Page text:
On his first visit to Africa, Pope Benedict XVI is expected to praise the Church’s invaluable work on the continent and offer welcome words of encouragement.
He will also draw attention to the numerous challenges Africa faces, such as tribal conflicts, poverty and corruption.
The Holy Father’s first stop will be Yaounde, Cameroon, March 17-20, where he will present Africa’s bishops with a preview of issues to be discussed at a Synod of Bishops for Africa to be held at the Vatican in October. Then, from March 20-23, the Holy Father will be in Angola to celebrate the 500th anniversary of the evangelization of that country.
The Pope’s presence on the continent is being eagerly awaited by many Africans, whatever their nationality.
“A papal visit is always a wonderful period of grace for us in Africa,” said Archbishop Ignatius Kagaima of Jos, Nigeria. “The Pope is a father, and we have high respect in our cultures for fathers, [so] we will receive him with such joy.”
Archbishop Kagaima believes Benedict XVI’s visit “will infuse more dynamism in the Catholic faith and create a greater sense of the universality of the Church — that we are one big family.”
Faith Is Flourishing
The Pope’s 11th apostolic voyage outside Italy comes at a time when the Church is flourishing in Africa.
The latest statistics show substantial increases in ordinations, up 27.6% during 2007. Moreover, the Church is highly valued by Catholics and non-Catholics alike for its work and solidarity with those most in need.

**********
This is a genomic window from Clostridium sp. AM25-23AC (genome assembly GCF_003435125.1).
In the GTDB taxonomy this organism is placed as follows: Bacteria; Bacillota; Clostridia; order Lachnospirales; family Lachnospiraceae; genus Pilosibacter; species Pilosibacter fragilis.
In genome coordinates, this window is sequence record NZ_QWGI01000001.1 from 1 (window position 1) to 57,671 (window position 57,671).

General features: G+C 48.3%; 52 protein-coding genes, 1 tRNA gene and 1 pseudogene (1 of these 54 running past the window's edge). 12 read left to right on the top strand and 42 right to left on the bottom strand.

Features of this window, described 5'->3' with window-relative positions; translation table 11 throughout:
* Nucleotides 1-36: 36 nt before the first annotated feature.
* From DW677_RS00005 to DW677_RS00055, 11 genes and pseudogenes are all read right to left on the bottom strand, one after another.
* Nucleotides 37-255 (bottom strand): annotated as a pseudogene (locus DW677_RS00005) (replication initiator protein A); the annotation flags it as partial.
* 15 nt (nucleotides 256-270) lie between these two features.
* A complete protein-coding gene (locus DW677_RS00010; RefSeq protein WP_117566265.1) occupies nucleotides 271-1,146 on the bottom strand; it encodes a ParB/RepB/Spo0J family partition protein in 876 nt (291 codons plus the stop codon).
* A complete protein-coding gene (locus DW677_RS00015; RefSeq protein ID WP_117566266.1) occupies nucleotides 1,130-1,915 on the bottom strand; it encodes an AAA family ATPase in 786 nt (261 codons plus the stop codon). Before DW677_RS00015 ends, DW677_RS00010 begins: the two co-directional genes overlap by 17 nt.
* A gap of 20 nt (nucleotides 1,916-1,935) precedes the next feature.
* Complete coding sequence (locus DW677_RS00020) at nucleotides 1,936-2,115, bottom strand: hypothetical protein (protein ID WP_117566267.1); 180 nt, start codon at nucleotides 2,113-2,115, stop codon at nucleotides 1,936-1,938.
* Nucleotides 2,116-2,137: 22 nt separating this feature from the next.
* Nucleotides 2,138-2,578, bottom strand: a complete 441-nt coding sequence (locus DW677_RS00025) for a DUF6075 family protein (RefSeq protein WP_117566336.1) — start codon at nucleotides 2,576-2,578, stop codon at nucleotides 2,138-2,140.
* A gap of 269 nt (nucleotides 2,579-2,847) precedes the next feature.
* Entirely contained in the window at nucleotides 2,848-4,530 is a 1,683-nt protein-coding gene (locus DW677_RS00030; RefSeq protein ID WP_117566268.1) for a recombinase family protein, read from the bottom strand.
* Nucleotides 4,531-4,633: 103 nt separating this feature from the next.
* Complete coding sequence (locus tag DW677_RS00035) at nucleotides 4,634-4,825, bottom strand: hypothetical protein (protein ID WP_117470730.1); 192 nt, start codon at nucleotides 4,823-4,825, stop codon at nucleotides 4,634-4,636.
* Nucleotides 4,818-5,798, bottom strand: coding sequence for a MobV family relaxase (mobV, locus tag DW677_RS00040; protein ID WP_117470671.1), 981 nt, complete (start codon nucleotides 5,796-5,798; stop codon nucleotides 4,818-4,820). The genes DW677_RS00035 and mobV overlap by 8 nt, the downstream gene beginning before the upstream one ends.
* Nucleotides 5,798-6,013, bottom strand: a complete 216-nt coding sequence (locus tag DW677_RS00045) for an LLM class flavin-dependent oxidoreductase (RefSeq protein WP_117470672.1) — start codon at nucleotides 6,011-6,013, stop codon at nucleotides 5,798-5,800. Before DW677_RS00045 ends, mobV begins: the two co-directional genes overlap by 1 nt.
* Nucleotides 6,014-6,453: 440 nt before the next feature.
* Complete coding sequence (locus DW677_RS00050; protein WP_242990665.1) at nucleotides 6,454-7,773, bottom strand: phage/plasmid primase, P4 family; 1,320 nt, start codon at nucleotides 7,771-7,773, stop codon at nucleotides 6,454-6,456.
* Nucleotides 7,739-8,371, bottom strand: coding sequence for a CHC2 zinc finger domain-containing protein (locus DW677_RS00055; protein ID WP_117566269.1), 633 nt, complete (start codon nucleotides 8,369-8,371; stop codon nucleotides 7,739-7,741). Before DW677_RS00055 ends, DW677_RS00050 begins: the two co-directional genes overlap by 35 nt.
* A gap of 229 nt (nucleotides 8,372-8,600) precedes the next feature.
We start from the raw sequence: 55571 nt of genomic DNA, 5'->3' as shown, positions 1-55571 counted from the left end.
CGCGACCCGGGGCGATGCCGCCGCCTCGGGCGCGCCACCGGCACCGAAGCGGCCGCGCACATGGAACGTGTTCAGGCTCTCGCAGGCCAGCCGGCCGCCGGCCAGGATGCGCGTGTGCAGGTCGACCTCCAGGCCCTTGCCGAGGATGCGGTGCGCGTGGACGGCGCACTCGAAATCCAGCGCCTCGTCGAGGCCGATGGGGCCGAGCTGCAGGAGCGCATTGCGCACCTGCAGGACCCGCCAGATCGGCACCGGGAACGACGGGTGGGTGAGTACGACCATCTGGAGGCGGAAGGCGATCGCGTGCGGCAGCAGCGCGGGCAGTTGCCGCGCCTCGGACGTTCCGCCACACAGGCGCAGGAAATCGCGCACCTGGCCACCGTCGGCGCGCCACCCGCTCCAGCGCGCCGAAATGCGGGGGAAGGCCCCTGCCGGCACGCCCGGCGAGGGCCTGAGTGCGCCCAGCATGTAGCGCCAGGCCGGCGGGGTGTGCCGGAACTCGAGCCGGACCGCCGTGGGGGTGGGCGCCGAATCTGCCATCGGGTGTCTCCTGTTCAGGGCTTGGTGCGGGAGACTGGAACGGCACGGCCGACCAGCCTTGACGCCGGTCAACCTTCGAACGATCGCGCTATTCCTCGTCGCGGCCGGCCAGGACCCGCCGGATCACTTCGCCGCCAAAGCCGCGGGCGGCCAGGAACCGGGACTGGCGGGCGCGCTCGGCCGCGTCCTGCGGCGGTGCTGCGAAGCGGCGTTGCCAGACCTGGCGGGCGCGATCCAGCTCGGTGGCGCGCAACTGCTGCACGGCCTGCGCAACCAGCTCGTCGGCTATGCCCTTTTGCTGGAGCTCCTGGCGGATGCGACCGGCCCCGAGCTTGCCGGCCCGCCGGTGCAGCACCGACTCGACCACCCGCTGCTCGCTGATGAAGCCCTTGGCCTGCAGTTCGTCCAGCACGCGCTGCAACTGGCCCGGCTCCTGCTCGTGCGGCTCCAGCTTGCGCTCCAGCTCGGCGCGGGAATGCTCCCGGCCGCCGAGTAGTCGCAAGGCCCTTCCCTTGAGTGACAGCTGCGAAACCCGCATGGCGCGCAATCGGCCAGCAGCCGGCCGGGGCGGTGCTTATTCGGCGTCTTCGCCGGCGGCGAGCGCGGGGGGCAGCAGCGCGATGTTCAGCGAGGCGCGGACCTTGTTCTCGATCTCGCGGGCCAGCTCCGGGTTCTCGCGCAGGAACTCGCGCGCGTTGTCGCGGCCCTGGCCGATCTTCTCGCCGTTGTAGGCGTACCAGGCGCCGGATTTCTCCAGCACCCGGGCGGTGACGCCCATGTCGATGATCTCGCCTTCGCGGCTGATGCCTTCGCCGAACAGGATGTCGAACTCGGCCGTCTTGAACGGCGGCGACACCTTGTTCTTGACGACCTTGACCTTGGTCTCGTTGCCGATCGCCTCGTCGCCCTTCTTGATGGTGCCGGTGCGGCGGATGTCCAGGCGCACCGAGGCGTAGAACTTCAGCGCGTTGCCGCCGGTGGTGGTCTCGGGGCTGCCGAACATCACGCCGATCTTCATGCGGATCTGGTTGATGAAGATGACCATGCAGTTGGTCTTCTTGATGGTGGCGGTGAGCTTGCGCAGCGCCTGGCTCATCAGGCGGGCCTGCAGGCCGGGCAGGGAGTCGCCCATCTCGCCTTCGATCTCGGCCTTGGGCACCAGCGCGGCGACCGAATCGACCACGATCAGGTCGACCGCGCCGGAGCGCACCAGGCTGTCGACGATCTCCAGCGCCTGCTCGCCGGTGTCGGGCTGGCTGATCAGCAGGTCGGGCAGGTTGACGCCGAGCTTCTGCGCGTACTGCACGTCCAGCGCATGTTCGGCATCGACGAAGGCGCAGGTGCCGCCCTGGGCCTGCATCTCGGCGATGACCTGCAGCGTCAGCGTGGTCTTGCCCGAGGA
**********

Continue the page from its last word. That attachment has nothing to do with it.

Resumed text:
After years of poor governance and corruption, missionaries, Church leaders and laity have, in contrast, been beacons of hope, often offering a powerful witness to the Gospel through heroism and self-sacrifice.
The Church has brought a wealth of medical services, education and other resources and been at the forefront of HIV/AIDS care.
According to many citizens, the Church has transformed life in villages and towns.
However, the African Church today is still relatively young (in most of sub-Saharan Africa only 200 years old), so the Pope’s visit is being seen by many African Church leaders as an important step in deepening and strengthening the faith on the continent.
According to Msgr. Fortunatus Nwachukwu, head of Vatican protocol in the Secretariat of State, a problem underpinning most of Africa’s ills, and which the Pope is likely to address, is tribalism.
Ethnocentrism, he contended, is responsible for 60% to 70% of the continent’s problems, such as ethnic conflicts, nepotism, corruption, acting with impunity, and mediocrity.
“This problem is so acute and widespread that, in different regions, even the Church is not spared,” Msgr. Nwachukwu, a Nigerian, wrote in the Vatican newspaper L’Osservatore Romano March 2. “Such ties and ethnic feelings run so deep and are often overly sensitive that any measure that tries to overcome them tends to trigger strong opposition.”
But he added that perhaps it is “precisely this opposition and resistance with which the Church should deal through the message of the Gospel if we are to foresee a future of reconciliation, justice and peace.”